the ADA,
2
the new guidelines advise replacing satu-
D
rated fat with carbohydrates. However, on the basis of
previous studies,
3-10
an alternative approach of replac-
ing saturated fat with cis monounsaturated fat was
also included in the recommendations.
1
This new ap-
proach is further supported by epidemiologic studies
that have shown the healthful effects of diets rich in cis
monounsaturated fat in Mediterranean countries.
11,12
Another, less strongly emphasized aspect of Med-
iterranean diets is the high intake of fruits, vegetables,
and grains that are rich sources of dietary fiber.
13,14
The ADA recommended a moderate increase in the
intake of dietary fiber to 20 to 35 g per day because
of the cholesterol-lowering effects of soluble fiber.
However, the effects of dietary fiber on glycemic con-
trol were considered inconsequential.
1
Furthermore,
the expert panel of the ADA considered it difficult
to achieve a high dietary intake of soluble fiber with-
out consuming foods or supplements fortified with
fiber.
1
We therefore designed the present study to de-
termine the effects on glycemic control and plasma
lipid concentrations of increasing the intake of die-
tary fiber in patients with type 2 diabetes exclusively
through the consumption of foods not fortified with
fiber (unfortified foods) to a level beyond that rec-
ommended by the ADA. In addition, we studied the
effects of such an intervention on the intestinal ab-
sorption of cholesterol and the fecal excretion of ster-
ols in an attempt to uncover the mechanisms by which
a high-fiber diet lowers plasma cholesterol.
METHODS
Patients
We studied 12 men and 1 woman (9 non-Hispanic whites and
4 blacks) with type 2 diabetes at the general clinical research center
of the University of Texas Southwestern Medical Center at Dallas.
The protocol for the study was approved by the institutional re-
view board of the medical center, and each patient gave written
informed consent. In all patients the onset of diabetes was insid-
ious; the disease developed in most of the patients after 40 years
of age. Their mean (±SD) age was 61±9 years (range, 45 to 70).
Their mean body weight was 93.5±12.7 kg, and the mean body-
mass index (the weight in kilograms divided by the square of the
height in meters) was 32.3±3.9. Three patients were treated with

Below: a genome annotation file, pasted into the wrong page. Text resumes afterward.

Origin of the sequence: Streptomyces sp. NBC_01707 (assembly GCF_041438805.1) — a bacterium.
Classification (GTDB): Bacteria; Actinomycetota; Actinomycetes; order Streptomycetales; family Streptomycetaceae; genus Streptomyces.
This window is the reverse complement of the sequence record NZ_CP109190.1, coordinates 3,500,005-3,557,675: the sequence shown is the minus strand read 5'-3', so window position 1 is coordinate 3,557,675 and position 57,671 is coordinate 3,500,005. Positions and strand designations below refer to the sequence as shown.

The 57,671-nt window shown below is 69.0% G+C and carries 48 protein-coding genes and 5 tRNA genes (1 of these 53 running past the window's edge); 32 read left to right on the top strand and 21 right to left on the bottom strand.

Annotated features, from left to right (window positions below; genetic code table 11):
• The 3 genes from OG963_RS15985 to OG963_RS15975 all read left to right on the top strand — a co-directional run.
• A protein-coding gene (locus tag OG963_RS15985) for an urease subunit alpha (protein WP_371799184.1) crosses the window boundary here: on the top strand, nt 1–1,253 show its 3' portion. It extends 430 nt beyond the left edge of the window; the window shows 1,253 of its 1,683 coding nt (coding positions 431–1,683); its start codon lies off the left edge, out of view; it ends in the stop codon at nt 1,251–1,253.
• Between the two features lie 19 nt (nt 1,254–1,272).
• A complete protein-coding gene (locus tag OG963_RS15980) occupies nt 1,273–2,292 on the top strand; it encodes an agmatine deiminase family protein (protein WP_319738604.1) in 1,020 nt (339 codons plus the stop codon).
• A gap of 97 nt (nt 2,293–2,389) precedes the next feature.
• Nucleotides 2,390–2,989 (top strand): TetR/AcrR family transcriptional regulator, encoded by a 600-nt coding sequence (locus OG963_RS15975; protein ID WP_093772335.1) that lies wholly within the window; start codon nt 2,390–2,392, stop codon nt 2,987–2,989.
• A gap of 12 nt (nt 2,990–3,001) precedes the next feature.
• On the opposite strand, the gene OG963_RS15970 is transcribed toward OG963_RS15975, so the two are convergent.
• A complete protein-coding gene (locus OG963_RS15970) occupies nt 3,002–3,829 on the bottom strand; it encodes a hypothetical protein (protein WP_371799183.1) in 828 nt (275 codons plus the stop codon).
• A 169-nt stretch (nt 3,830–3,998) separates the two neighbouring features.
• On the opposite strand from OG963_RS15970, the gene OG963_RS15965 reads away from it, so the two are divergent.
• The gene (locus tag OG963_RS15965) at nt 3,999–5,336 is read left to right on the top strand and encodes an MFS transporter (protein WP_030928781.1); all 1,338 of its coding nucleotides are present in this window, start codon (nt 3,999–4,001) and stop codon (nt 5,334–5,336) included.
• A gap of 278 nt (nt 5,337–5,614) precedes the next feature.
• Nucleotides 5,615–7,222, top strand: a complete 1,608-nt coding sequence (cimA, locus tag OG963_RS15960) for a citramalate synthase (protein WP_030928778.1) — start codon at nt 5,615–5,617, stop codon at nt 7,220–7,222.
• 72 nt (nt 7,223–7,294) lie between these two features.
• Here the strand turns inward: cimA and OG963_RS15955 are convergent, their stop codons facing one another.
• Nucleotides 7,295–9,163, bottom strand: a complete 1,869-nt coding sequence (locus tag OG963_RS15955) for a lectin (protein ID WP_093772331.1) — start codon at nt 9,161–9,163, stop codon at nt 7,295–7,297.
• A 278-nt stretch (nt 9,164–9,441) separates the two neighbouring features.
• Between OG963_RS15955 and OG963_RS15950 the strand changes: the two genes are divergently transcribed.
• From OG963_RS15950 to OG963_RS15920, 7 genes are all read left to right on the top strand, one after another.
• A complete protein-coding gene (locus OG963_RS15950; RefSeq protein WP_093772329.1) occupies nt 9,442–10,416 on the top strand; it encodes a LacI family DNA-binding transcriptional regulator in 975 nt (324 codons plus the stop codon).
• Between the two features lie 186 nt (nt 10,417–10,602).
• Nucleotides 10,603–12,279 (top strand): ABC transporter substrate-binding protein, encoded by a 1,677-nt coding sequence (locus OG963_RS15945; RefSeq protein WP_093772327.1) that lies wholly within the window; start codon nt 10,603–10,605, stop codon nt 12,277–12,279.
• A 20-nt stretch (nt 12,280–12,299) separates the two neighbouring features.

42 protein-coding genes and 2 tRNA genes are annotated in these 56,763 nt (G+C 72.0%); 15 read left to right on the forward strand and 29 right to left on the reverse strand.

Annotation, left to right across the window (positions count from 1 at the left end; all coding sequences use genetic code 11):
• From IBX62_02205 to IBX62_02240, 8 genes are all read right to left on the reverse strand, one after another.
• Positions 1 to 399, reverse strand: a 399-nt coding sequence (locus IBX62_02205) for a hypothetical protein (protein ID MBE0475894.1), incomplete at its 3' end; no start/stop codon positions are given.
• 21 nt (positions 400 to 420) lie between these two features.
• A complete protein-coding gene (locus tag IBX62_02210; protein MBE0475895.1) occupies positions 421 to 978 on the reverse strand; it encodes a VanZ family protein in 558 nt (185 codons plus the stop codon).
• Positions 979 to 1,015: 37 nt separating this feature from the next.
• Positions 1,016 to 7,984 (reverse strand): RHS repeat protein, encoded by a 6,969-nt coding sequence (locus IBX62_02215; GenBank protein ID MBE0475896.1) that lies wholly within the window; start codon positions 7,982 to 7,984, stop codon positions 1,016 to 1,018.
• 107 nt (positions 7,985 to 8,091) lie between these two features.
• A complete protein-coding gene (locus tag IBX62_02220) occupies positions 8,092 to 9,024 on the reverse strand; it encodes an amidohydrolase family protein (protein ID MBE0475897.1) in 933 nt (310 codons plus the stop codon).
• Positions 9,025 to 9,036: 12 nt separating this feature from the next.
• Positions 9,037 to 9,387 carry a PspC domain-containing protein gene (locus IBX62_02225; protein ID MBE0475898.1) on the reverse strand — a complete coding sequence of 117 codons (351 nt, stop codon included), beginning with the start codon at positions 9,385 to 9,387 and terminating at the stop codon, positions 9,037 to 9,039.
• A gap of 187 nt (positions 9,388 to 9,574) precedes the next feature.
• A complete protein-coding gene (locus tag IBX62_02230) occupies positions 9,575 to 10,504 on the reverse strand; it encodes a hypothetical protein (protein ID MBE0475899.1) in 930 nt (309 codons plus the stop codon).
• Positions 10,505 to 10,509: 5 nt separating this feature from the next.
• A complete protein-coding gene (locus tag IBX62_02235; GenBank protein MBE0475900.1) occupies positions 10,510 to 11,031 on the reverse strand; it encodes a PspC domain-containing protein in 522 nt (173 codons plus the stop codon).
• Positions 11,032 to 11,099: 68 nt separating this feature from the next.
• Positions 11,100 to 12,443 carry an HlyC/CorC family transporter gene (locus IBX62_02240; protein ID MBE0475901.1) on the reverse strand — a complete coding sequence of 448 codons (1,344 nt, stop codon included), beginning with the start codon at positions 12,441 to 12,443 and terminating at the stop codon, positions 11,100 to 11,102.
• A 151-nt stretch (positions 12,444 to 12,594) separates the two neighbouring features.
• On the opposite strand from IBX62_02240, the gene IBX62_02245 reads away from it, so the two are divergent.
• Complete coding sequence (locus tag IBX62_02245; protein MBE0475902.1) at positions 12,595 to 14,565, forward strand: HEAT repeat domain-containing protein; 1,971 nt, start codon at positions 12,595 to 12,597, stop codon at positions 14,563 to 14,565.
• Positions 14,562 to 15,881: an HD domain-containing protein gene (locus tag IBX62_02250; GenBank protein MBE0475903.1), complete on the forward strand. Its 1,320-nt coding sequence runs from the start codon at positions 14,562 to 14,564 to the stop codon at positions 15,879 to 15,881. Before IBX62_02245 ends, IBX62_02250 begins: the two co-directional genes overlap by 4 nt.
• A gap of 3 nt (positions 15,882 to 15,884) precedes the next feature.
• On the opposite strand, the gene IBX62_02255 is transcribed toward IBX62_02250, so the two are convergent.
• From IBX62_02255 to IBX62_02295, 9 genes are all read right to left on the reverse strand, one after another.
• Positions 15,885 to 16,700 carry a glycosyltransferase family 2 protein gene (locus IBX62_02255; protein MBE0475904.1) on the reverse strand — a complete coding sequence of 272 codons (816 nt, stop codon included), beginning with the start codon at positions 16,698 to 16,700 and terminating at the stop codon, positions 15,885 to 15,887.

diet alone, and the other 10 patients were treated with 2.5 to 20
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Copyright © 2000 Massachusetts Medical Society. All rights reserved.
BENEFICIAL EFFECTS OF HIGH DIETARY FIBER INTAKE IN PATIENTS WITH TYPE 2 DIABETES MELLITUS
Volume 342 Number 19
·
1393
mg of glyburide daily in addition to diet. The dose of glyburide
was not changed during the study.
On entry into the study, the patients’ plasma cholesterol and tri-
glyceride concentrations after an overnight fast ranged from 151
to 324 mg per deciliter (3.90 to 8.38 mmol per liter) and 67 to
390 mg per deciliter (0.76 to 4.40 mmol per liter), respectively,
and their fasting plasma glucose concentrations were less than
200 mg per deciliter (11.1 mmol per liter). Their glycosylated he-
moglobin values ranged from 6.0 to 9.8 percent. Two patients
had a history of coronary heart disease, but none had recently had
a myocardial infarction, unstable angina pectoris, or congestive
heart failure. Also, none had thyroid, renal, or hepatic disease. None
of the patients were receiving lipid-lowering therapy.
Design of the Study
All the patients were first admitted to the general clinical re-
search center for five days (the base-line period), during which a
detailed history was taken, a physical examination was performed,
and laboratory tests were performed. After the base-line period, all
the patients received both the ADA diet and the high-fiber diet,
each diet for a period of six weeks. Six patients received the high-
fiber diet first, and the other seven received the ADA diet first.
There was a median interval of seven days between the two study
periods, during which the patients were instructed to consume an
isocaloric diet. During the last week of each dietary period (days
36 to 42), the patients were hospitalized for evaluation.
On weekdays, all the patients ate at least one meal (breakfast,
lunch, or dinner) at the general clinical research center. Other meals
were supplied in packages so that they could be consumed at home.
The dietitian monitored compliance by interviewing the patients.
The patients were instructed to bring back any unconsumed food
and to maintain a constant level of physical activity throughout the
study.
Blood for lipid analyses was drawn, after an overnight fast, daily
for two days before the institution of the study diet and daily on
days 38 through 42 during both dietary periods. Plasma glucose
was measured at 7 and 11 a.m. and at 4 and 8 p.m. each day dur-
ing the base-line period and on days 38 through 42 of both die-
tary periods. Glycosylated hemoglobin was measured during the
base-line period and at the end of each dietary period. On the
last day of each dietary period, blood samples were obtained ev-
ery two hours for measurements of plasma glucose and insulin.
On days 38 through 42, patients collected 24-hour urine speci-
mens for quantitative determination of glucose.
To permit us to determine fecal sterol balance and the percentage